On Sunday evening all the players in the atmosphere were set up for a classic lake effect snow event for the Great Lakes region. Cold air diving down from Canada was set to stream right over the wide-open (with a below average in ice cover, at just 3.8 percent), and very warm lakes for this time of year.
With lake temperatures in the low to mid-40s and air temperatures in the 20s and teens, this set up a recipe for strong winds and heavy lake-effect snow bands. In fact, the long fetch of winds was so perfect early Monday morning that a quadruple Lake-Effect band set up! This single band of snow stretched hundreds of miles from its inception over Lake Superior, across Lake Michigan, Huron, and eventually over the entire length of Lake Ontario. Nerd alert.
With the arrival of the arctic air mass on Sunday night, temperatures CRASHED more than thirty degrees in 24 hours from 50 degrees early Sunday morning to 17 degrees by early Monday morning. Winds were unforgiving straight out the west (a favorable wind direction for Lake Effect snow off Lake Erie) and gusted to 47 mph overnight. So blinding snow and strong winds at times pounded the lake shore for more than twelve hours.
I know what you’re thinking, “how does blowing snow encase a car in ice?” It doesn’t. There was an additional hazard produced by this impressive lake effect event: Big waves off Lake Erie resulting in frozen sea spray.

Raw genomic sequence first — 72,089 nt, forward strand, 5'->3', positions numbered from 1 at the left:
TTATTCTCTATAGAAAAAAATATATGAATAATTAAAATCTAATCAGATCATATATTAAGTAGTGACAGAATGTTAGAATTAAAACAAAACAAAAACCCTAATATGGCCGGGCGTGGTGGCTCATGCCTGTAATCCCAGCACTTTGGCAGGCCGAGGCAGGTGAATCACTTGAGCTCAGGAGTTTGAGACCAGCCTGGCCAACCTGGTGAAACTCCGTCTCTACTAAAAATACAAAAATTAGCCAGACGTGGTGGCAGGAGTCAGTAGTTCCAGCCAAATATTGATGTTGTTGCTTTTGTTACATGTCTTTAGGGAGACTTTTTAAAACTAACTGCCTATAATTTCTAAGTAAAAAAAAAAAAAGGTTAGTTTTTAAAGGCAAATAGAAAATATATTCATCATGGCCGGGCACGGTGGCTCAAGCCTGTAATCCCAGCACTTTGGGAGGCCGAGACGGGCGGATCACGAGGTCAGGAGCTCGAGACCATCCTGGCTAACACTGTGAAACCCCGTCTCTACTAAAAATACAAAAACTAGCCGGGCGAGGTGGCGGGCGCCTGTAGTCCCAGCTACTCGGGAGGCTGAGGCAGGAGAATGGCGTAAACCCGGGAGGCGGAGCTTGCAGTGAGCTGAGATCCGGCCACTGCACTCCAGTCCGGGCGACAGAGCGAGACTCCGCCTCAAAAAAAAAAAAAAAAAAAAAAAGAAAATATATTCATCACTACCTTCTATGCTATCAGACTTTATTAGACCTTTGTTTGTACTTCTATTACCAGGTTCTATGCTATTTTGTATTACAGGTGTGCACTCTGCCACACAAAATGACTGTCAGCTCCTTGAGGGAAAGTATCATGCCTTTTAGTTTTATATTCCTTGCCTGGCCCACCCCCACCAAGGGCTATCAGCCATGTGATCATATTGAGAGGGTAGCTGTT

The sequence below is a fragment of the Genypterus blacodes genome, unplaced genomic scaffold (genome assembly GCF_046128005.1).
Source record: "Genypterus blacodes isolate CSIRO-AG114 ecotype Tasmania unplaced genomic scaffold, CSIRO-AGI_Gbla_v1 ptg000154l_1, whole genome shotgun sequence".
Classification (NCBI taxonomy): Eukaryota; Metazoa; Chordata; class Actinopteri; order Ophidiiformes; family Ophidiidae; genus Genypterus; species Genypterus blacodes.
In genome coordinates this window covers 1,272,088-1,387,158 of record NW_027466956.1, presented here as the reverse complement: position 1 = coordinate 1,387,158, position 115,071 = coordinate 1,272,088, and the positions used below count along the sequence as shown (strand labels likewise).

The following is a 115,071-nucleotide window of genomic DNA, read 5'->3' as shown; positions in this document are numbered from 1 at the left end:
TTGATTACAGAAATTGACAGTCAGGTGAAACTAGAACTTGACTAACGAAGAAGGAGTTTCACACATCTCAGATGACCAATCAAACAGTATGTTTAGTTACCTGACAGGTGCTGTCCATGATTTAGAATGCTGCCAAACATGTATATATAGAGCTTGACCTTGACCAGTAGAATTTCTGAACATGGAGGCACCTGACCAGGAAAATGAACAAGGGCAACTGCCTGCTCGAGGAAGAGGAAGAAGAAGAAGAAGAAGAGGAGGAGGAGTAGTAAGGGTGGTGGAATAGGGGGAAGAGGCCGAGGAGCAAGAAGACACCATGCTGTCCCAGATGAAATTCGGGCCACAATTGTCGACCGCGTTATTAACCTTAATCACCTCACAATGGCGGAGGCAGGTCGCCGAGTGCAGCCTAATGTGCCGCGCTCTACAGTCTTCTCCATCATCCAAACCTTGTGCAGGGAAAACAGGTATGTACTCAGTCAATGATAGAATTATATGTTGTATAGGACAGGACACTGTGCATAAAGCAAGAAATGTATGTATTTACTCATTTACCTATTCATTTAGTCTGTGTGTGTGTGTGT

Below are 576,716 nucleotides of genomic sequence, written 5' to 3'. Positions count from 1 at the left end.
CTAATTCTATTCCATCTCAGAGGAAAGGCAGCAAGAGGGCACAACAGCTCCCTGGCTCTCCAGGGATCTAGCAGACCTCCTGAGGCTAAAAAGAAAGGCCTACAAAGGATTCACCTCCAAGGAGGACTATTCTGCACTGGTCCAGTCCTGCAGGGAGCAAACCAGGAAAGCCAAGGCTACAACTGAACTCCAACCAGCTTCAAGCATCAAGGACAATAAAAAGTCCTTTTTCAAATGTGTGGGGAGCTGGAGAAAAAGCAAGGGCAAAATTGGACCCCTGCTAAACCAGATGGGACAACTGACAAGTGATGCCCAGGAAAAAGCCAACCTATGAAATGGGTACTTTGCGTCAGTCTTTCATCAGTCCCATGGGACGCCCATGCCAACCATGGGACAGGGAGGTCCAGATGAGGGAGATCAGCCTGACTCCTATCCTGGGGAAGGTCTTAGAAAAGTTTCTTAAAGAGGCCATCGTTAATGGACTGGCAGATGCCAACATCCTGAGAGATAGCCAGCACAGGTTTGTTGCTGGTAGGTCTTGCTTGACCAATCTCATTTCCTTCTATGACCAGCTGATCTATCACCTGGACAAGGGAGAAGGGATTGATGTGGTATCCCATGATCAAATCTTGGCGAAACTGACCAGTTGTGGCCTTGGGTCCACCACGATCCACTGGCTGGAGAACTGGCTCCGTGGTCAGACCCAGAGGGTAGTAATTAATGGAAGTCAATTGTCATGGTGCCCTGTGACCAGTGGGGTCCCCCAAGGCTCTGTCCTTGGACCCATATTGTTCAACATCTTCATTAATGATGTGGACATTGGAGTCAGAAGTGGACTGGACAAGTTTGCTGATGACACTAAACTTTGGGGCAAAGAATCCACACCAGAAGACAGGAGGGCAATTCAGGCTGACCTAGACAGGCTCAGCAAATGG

Strong lake effect driven winds can cause what’s called a “seiche” on the lakes. A what? Think of a seiche like a sloshing bathtub. When the water rises up the tub on one side, the water level drops on the opposite side. The relentlessly strong westerly winds literally pushes the water up against the eastern side of the lake while lowering the lake level on the western side. In fact, the lake level rose seven feet on the eastern side of Lake Erie. Combine that with 10-15 foot waves, and lake water crashed over the breakwalls and seawalls south of Buffalo.
As the water splashed up and over the walls and encountered the bitterly cold sub-freezing air, the once-liquid water became super-cooled water droplets, turning to ice anything it touched. And in this case, it was vehicles parked along the shore of Lake Erie.
People flocked to the frozen cars for themselves, and they were not disappointed.
And while this was no laughing matter for those whose cars to turned to popsicles overnight, you have to admire people’s senses of humor. My favorite tweet from the event…
Weather is awesome. #cwgpicoftheweek